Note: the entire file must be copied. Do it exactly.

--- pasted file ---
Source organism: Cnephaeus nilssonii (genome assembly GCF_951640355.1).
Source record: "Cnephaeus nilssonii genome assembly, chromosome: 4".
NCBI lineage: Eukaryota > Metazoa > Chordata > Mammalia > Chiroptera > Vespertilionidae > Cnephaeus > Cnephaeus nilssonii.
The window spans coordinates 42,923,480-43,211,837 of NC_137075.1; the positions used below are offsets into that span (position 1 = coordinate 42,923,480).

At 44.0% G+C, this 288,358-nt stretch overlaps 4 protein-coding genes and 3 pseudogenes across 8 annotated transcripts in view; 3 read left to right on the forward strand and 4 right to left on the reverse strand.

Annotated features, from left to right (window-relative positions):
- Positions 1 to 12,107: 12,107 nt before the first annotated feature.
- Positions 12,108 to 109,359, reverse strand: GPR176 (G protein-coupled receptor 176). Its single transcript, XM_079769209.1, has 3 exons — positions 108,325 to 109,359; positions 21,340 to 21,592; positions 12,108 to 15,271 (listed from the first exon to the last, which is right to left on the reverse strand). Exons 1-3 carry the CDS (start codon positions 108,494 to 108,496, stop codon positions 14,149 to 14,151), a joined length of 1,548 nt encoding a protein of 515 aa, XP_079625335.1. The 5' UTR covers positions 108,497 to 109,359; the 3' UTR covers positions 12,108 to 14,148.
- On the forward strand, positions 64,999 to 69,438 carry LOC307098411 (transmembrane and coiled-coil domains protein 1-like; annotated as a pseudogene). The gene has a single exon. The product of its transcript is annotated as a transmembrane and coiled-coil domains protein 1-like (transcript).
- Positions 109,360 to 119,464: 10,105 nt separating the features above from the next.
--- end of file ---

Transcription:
Source organism: Cnephaeus nilssonii (genome assembly GCF_951640355.1).
Source record: "Cnephaeus nilssonii genome assembly, chromosome: 4".
NCBI lineage: Eukaryota > Metazoa > Chordata > Mammalia > Chiroptera > Vespertilionidae > Cnephaeus > Cnephaeus nilssonii.
The window spans coordinates 42,923,480-43,211,837 of NC_137075.1; the positions used below are offsets into that span (position 1 = coordinate 42,923,480).

At 44.0% G+C, this 288,358-nt stretch overlaps 4 protein-coding genes and 3 pseudogenes across 8 annotated transcripts in view; 3 read left to right on the forward strand and 4 right to left on the reverse strand.

Annotated features, from left to right (window-relative positions):
- Positions 1 to 12,107: 12,107 nt before the first annotated feature.
- Positions 12,108 to 109,359, reverse strand: GPR176 (G protein-coupled receptor 176). Its single transcript, XM_079769209.1, has 3 exons — positions 108,325 to 109,359; positions 21,340 to 21,592; positions 12,108 to 15,271 (listed from the first exon to the last, which is right to left on the reverse strand). Exons 1-3 carry the CDS (start codon positions 108,494 to 108,496, stop codon positions 14,149 to 14,151), a joined length of 1,548 nt encoding a protein of 515 aa, XP_079625335.1. The 5' UTR covers positions 108,497 to 109,359; the 3' UTR covers positions 12,108 to 14,148.
- On the forward strand, positions 64,999 to 69,438 carry LOC307098411 (transmembrane and coiled-coil domains protein 1-like; annotated as a pseudogene). The gene has a single exon. The product of its transcript is annotated as a transmembrane and coiled-coil domains protein 1-like (transcript).
- Positions 109,360 to 119,464: 10,105 nt separating the features above from the next.